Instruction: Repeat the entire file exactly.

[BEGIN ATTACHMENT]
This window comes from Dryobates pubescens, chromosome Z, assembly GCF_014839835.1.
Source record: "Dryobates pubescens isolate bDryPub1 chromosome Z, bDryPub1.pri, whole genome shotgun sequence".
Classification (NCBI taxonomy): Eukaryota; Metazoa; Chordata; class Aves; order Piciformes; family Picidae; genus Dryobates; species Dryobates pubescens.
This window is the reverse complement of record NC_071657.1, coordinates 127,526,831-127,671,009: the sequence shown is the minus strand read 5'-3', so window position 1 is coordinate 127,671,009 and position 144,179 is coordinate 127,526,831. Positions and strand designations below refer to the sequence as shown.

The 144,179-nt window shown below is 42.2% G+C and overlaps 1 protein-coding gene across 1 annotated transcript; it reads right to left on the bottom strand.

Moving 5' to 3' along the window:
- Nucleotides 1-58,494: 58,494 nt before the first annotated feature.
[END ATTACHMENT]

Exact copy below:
This window comes from Dryobates pubescens, chromosome Z, assembly GCF_014839835.1.
Source record: "Dryobates pubescens isolate bDryPub1 chromosome Z, bDryPub1.pri, whole genome shotgun sequence".
Classification (NCBI taxonomy): Eukaryota; Metazoa; Chordata; class Aves; order Piciformes; family Picidae; genus Dryobates; species Dryobates pubescens.
This window is the reverse complement of record NC_071657.1, coordinates 127,526,831-127,671,009: the sequence shown is the minus strand read 5'-3', so window position 1 is coordinate 127,671,009 and position 144,179 is coordinate 127,526,831. Positions and strand designations below refer to the sequence as shown.

The 144,179-nt window shown below is 42.2% G+C and overlaps 1 protein-coding gene across 1 annotated transcript; it reads right to left on the bottom strand.

Moving 5' to 3' along the window:
- Nucleotides 1-58,494: 58,494 nt before the first annotated feature.